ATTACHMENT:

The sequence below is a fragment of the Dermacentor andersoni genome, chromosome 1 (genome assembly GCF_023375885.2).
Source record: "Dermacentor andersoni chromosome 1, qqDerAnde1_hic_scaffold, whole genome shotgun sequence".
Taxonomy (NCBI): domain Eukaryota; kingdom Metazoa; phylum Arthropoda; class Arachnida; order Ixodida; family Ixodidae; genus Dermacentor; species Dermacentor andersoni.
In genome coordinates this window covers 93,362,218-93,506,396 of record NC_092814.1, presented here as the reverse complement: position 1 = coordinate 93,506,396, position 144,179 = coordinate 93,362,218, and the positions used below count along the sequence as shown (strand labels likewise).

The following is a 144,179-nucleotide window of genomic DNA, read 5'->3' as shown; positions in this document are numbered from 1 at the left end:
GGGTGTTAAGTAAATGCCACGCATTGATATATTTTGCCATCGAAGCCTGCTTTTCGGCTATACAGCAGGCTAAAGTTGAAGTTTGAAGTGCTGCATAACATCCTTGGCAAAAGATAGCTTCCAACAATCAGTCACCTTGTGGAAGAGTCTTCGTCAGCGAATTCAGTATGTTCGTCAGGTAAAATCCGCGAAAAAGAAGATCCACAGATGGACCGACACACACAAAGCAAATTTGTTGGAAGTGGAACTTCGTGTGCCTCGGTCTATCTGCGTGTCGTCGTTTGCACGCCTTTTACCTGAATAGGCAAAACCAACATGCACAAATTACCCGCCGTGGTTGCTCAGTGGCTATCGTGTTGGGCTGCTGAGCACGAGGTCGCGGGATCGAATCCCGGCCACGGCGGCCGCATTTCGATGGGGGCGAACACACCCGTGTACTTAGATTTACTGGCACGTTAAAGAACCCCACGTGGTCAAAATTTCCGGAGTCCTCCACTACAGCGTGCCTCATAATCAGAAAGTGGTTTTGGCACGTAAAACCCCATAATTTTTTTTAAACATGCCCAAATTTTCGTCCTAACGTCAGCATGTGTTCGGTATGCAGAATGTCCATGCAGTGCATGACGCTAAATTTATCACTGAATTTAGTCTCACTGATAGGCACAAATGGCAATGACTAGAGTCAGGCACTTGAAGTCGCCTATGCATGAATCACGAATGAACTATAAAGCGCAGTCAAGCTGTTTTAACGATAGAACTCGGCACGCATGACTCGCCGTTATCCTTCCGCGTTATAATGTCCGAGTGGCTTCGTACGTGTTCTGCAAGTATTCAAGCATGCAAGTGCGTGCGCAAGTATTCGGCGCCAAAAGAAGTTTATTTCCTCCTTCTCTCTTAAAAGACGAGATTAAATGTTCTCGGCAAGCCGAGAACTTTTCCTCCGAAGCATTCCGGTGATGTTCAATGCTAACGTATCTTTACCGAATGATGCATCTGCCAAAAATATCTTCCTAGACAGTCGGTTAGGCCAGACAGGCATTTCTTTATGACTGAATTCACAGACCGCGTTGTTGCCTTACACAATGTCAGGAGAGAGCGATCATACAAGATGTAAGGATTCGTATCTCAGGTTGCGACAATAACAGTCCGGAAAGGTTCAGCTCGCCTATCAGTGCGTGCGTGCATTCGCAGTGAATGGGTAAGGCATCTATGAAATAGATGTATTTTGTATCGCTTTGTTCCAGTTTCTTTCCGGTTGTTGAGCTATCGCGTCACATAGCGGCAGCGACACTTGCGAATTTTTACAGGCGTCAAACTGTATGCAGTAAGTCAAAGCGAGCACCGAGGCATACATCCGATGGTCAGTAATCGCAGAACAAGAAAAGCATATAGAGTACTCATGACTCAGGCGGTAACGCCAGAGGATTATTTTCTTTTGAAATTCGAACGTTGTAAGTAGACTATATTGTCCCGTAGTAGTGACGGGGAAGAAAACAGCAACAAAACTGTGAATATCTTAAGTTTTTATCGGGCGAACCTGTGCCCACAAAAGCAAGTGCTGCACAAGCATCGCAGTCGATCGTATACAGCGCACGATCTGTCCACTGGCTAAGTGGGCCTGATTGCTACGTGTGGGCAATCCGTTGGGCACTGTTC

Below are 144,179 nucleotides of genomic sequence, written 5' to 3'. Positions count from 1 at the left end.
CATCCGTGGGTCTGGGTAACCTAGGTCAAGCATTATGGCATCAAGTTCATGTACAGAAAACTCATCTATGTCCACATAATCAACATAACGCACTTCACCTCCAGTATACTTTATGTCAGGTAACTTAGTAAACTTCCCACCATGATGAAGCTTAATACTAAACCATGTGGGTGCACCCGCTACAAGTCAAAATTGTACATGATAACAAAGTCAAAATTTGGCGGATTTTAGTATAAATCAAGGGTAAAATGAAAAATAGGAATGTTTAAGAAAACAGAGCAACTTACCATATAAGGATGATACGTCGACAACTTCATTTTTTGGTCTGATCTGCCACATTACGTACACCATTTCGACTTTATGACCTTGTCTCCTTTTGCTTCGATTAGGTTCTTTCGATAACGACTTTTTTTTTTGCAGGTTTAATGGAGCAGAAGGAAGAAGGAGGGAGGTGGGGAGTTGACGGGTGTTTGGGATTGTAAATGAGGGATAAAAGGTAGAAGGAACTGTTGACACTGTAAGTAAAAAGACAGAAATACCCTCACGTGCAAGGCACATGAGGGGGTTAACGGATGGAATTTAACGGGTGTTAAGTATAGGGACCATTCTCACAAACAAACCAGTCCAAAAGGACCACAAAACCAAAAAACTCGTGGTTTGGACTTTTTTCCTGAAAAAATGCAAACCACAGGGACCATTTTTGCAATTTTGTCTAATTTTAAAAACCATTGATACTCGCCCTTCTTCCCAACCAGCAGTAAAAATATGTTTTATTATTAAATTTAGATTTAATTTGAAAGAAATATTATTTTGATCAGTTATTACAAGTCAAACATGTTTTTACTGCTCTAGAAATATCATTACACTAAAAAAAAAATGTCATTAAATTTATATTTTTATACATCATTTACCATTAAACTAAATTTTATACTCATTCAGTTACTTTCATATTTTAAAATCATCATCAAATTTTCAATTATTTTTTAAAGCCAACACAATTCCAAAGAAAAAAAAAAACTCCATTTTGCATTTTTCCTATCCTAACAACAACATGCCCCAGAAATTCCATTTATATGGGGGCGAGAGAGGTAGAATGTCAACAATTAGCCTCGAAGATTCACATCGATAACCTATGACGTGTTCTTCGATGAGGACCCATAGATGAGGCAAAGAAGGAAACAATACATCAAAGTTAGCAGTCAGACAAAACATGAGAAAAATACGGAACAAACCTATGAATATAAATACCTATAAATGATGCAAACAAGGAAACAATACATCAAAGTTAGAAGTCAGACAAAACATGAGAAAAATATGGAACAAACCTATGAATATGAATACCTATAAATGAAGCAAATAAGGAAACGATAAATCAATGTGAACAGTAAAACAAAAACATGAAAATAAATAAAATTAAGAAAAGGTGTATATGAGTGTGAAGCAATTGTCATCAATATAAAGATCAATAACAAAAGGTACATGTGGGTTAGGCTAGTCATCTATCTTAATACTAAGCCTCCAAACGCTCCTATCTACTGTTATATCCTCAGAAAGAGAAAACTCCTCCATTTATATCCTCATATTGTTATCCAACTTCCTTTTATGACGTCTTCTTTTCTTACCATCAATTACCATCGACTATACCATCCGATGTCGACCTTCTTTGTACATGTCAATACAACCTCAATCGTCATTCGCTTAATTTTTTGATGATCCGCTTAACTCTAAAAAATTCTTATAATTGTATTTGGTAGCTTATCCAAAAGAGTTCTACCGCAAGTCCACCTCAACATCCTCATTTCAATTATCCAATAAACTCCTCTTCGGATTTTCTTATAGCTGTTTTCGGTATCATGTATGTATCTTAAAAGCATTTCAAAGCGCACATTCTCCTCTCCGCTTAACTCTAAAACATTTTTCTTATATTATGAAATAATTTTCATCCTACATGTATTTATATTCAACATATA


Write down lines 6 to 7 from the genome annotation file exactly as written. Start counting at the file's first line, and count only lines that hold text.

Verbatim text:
GGGTGTTAAGTAAATGCCACGCATTGATATATTTTGCCATCGAAGCCTGCTTTTCGGCTATACAGCAGGCTAAAGTTGAAGTTTGAAGTGCTGCATAACATCCTTGGCAAAAGATAGCTTCCAACAATCAGTCACCTTGTGGAAGAGTCTTCGTCAGCGAATTCAGTATGTTCGTCAGGTAAAATCCGCGAAAAAGAAGATCCACAGATGGACCGACACACACAAAGCAAATTTGTTGGAAGTGGAACTTCGTGTGCCTCGGTCTATCTGCGTGTCGTCGTTTGCACGCCTTTTACCTGAATAGGCAAAACCAACATGCACAAATTACCCGCCGTGGTTGCTCAGTGGCTATCGTGTTGGGCTGCTGAGCACGAGGTCGCGGGATCGAATCCCGGCCACGGCGGCCGCATTTCGATGGGGGCGAACACACCCGTGTACTTAGATTTACTGGCACGTTAAAGAACCCCACGTGGTCAAAATTTCCGGAGTCCTCCACTACAGCGTGCCTCATAATCAGAAAGTGGTTTTGGCACGTAAAACCCCATAATTTTTTTTAAACATGCCCAAATTTTCGTCCTAACGTCAGCATGTGTTCGGTATGCAGAATGTCCATGCAGTGCATGACGCTAAATTTATCACTGAATTTAGTCTCACTGATAGGCACAAATGGCAATGACTAGAGTCAGGCACTTGAAGTCGCCTATGCATGAATCACGAATGAACTATAAAGCGCAGTCAAGCTGTTTTAACGATAGAACTCGGCACGCATGACTCGCCGTTATCCTTCCGCGTTATAATGTCCGAGTGGCTTCGTACGTGTTCTGCAAGTATTCAAGCATGCAAGTGCGTGCGCAAGTATTCGGCGCCAAAAGAAGTTTATTTCCTCCTTCTCTCTTAAAAGACGAGATTAAATGTTCTCGGCAAGCCGAGAACTTTTCCTCCGAAGCATTCCGGTGATGTTCAATGCTAACGTATCTTTACCGAATGATGCATCTGCCAAAAATATCTTCCTAGACAGTCGGTTAGGCCAGACAGGCATTTCTTTATGACTGAATTCACAGACCGCGTTGTTGCCTTACACAATGTCAGGAGAGAGCGATCATACAAGATGTAAGGATTCGTATCTCAGGTTGCGACAATAACAGTCCGGAAAGGTTCAGCTCGCCTATCAGTGCGTGCGTGCATTCGCAGTGAATGGGTAAGGCATCTATGAAATAGATGTATTTTGTATCGCTTTGTTCCAGTTTCTTTCCGGTTGTTGAGCTATCGCGTCACATAGCGGCAGCGACACTTGCGAATTTTTACAGGCGTCAAACTGTATGCAGTAAGTCAAAGCGAGCACCGAGGCATACATCCGATGGTCAGTAATCGCAGAACAAGAAAAGCATATAGAGTACTCATGACTCAGGCGGTAACGCCAGAGGATTATTTTCTTTTGAAATTCGAACGTTGTAAGTAGACTATATTGTCCCGTAGTAGTGACGGGGAAGAAAACAGCAACAAAACTGTGAATATCTTAAGTTTTTATCGGGCGAACCTGTGCCCACAAAAGCAAGTGCTGCACAAGCATCGCAGTCGATCGTATACAGCGCACGATCTGTCCACTGGCTAAGTGGGCCTGATTGCTACGTGTGGGCAATCCGTTGGGCACTGTTC

Below are 144,179 nucleotides of genomic sequence, written 5' to 3'. Positions count from 1 at the left end.